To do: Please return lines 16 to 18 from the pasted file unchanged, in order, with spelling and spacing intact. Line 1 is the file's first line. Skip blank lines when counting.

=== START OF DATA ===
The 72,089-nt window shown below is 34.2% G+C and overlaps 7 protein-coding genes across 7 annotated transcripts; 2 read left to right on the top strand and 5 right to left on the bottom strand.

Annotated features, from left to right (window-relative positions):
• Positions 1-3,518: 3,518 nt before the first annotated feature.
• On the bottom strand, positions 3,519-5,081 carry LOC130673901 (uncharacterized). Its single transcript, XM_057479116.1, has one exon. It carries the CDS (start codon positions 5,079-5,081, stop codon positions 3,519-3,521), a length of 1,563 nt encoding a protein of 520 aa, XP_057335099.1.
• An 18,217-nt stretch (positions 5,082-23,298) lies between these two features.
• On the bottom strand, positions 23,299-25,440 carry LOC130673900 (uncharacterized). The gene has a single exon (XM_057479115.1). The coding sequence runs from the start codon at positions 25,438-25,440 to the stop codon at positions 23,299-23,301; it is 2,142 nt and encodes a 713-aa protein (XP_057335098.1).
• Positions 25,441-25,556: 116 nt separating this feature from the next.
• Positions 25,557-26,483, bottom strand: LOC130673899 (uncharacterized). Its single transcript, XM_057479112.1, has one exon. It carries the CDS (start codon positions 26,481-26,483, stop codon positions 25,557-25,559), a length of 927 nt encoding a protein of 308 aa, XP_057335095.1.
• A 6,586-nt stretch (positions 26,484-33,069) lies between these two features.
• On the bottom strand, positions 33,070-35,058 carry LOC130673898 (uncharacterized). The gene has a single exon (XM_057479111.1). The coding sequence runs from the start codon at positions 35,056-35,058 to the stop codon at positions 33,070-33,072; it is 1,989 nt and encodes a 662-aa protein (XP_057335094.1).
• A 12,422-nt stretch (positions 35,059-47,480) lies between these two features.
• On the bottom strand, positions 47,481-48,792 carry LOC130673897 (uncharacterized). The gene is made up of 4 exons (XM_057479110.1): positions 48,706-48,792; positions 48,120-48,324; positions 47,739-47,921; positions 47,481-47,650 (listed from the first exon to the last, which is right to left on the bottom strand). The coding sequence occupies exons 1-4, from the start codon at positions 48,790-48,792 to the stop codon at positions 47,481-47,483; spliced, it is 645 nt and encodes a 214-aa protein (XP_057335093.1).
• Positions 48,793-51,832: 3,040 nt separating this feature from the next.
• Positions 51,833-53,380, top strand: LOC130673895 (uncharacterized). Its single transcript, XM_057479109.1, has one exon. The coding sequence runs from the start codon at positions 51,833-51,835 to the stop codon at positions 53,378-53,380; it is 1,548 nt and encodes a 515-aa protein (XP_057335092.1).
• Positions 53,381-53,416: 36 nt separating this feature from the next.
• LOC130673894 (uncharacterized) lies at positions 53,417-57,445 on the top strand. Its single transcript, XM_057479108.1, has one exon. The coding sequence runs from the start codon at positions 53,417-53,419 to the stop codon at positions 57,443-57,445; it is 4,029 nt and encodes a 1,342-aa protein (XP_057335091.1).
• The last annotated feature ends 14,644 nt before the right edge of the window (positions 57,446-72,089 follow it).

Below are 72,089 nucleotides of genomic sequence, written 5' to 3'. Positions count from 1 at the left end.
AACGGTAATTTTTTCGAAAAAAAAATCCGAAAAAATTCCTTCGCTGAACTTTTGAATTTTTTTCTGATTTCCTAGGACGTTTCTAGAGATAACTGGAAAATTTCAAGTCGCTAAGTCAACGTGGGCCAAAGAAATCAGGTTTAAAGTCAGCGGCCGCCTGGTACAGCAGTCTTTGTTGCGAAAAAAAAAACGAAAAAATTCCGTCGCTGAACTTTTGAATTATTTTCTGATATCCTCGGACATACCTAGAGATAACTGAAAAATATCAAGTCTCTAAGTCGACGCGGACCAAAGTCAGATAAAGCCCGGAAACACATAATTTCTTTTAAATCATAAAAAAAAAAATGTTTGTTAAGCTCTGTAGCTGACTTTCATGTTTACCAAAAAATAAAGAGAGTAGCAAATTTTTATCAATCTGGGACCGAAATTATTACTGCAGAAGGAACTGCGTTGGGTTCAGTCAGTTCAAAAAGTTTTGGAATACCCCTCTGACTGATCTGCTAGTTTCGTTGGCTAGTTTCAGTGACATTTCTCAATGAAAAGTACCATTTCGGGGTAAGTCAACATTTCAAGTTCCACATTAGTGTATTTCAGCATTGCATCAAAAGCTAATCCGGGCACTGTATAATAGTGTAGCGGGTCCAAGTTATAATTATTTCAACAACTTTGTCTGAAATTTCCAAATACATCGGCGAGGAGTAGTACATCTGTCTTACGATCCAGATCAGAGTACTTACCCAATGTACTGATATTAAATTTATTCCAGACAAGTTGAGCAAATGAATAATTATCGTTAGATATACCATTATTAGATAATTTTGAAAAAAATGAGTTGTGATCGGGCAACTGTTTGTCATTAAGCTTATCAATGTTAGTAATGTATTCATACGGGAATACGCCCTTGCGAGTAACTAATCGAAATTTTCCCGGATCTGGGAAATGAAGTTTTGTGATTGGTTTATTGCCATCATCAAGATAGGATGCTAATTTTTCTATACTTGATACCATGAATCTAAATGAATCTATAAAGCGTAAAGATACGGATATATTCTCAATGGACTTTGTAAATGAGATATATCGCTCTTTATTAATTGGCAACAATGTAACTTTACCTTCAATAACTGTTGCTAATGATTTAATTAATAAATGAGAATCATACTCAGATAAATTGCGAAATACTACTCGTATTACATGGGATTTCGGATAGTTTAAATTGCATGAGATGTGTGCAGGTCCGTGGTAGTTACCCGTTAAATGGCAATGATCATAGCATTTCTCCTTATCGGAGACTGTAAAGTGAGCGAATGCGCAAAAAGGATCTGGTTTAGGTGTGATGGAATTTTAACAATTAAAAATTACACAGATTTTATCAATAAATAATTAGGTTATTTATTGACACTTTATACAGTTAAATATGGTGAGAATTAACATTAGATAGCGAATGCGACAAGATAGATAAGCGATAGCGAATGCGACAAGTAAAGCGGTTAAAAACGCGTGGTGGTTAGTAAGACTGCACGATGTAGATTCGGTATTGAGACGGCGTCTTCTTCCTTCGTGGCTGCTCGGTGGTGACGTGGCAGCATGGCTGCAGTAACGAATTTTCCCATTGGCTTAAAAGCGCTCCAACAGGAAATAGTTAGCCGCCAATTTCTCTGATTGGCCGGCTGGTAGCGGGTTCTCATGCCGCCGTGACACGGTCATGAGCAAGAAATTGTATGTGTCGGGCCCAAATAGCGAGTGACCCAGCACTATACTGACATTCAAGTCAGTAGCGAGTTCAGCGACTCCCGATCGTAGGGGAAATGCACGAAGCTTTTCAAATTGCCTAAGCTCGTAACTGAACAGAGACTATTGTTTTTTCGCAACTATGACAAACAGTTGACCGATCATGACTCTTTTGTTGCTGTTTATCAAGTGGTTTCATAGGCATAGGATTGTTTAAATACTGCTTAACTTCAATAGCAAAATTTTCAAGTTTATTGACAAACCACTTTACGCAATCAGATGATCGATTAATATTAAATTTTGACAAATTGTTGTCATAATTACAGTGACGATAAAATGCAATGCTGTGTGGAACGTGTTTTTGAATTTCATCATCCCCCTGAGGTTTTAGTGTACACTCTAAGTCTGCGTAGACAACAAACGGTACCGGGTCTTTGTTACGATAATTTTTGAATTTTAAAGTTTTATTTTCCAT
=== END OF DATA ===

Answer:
• LOC130673894 (uncharacterized) lies at positions 53,417-57,445 on the top strand. Its single transcript, XM_057479108.1, has one exon. The coding sequence runs from the start codon at positions 53,417-53,419 to the stop codon at positions 57,443-57,445; it is 4,029 nt and encodes a 1,342-aa protein (XP_057335091.1).
• The last annotated feature ends 14,644 nt before the right edge of the window (positions 57,446-72,089 follow it).

Below are 72,089 nucleotides of genomic sequence, written 5' to 3'. Positions count from 1 at the left end.